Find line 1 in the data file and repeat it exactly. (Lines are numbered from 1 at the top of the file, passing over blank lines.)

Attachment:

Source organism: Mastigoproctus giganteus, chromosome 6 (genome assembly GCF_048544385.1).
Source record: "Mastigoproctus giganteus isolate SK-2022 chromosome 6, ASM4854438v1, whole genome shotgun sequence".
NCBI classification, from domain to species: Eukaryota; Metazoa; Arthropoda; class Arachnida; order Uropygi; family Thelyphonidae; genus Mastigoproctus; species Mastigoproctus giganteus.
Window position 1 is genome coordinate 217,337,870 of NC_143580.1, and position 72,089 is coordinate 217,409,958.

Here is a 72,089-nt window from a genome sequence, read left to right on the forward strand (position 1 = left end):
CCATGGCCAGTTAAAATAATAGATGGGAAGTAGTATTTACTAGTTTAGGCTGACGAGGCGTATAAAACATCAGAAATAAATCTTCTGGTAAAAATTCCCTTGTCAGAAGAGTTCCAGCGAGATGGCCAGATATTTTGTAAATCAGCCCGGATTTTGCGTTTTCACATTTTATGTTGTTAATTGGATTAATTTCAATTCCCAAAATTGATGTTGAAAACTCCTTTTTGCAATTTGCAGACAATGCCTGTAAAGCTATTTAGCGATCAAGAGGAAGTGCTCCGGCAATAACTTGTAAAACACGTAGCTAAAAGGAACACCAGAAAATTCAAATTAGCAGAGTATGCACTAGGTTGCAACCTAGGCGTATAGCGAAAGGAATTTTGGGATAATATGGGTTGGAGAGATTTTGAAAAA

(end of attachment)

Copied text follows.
Source organism: Mastigoproctus giganteus, chromosome 6 (genome assembly GCF_048544385.1).